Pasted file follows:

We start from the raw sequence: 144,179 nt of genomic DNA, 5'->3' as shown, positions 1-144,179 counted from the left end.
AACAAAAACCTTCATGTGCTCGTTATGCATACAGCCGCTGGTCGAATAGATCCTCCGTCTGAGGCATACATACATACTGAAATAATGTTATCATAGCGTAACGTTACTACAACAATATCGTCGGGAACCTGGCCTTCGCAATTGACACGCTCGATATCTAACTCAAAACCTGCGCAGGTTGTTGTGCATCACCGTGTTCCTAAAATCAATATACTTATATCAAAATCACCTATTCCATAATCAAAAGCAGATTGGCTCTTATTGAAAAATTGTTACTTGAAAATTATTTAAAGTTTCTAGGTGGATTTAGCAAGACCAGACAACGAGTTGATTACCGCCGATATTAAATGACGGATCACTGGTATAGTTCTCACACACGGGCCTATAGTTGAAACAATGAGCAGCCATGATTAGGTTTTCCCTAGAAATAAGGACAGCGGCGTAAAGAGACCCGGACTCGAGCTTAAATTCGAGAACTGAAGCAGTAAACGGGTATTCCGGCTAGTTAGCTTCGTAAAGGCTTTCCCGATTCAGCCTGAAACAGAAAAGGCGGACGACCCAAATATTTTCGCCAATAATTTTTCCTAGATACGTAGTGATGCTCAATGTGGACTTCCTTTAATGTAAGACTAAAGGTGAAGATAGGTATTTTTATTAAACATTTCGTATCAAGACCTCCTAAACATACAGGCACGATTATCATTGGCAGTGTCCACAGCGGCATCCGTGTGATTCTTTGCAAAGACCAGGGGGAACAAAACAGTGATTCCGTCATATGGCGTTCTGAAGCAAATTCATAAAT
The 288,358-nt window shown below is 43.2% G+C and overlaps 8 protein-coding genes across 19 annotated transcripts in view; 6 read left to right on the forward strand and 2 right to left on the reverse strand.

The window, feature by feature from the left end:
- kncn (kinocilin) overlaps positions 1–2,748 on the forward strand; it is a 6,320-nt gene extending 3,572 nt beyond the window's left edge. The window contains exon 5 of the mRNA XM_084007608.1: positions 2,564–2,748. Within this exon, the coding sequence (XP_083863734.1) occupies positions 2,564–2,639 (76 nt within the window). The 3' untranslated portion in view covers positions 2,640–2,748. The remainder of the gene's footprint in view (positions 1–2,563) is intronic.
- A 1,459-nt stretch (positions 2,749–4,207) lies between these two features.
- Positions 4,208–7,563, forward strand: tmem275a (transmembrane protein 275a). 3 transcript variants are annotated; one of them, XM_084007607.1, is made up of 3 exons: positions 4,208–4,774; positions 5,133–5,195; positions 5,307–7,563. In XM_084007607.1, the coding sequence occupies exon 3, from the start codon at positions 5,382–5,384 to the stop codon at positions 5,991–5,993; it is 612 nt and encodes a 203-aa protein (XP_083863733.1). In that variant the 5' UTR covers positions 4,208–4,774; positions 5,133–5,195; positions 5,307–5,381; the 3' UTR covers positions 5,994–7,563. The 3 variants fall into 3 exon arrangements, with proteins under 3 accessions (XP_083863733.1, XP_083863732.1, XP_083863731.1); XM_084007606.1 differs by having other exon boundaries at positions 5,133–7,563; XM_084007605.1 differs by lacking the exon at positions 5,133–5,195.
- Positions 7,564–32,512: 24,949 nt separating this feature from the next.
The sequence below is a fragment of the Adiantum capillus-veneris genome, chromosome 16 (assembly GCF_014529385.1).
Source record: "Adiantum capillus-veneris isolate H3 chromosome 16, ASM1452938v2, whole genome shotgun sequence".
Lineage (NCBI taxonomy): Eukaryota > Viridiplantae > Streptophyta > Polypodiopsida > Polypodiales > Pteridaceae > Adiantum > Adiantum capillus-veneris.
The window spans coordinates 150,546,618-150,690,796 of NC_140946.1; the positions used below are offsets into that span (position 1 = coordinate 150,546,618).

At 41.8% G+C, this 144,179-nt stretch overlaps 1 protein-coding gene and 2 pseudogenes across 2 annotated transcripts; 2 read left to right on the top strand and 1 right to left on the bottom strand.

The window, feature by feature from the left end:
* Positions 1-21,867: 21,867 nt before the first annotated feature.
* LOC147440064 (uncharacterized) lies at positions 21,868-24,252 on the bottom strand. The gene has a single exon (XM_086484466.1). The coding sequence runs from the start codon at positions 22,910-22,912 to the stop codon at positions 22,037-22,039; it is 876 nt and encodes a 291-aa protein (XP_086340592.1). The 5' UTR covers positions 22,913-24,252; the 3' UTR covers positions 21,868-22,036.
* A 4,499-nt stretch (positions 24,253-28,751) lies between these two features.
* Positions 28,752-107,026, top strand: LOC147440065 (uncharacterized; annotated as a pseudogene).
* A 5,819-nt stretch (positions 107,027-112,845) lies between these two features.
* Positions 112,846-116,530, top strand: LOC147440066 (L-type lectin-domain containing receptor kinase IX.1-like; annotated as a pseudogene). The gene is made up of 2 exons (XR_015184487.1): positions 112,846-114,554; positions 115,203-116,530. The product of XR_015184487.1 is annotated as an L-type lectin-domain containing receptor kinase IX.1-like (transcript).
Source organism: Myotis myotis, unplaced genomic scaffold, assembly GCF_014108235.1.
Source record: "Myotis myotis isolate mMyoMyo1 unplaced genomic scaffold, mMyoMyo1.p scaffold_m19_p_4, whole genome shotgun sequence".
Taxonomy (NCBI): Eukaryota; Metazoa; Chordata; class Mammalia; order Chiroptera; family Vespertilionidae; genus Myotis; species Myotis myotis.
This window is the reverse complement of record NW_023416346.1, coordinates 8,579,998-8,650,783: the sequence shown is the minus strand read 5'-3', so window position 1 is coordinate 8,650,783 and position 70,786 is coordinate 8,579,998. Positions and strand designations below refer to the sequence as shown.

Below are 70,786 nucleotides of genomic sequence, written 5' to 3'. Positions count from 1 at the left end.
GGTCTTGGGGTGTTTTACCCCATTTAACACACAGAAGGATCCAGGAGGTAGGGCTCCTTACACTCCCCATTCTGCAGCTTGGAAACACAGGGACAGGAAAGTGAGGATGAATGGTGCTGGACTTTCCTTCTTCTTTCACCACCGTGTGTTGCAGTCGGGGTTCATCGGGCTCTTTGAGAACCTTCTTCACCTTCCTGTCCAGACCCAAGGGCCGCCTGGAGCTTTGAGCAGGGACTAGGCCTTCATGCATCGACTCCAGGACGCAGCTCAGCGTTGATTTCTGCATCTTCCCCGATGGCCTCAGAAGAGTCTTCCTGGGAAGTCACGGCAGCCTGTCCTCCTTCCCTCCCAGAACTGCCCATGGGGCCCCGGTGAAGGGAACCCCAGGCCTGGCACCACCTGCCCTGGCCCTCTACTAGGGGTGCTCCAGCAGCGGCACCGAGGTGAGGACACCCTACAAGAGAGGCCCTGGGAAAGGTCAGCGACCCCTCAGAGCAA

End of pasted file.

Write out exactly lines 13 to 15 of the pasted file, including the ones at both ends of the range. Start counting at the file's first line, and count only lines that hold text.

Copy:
At 41.8% G+C, this 144,179-nt stretch overlaps 1 protein-coding gene and 2 pseudogenes across 2 annotated transcripts; 2 read left to right on the top strand and 1 right to left on the bottom strand.

The window, feature by feature from the left end:
* Positions 1-21,867: 21,867 nt before the first annotated feature.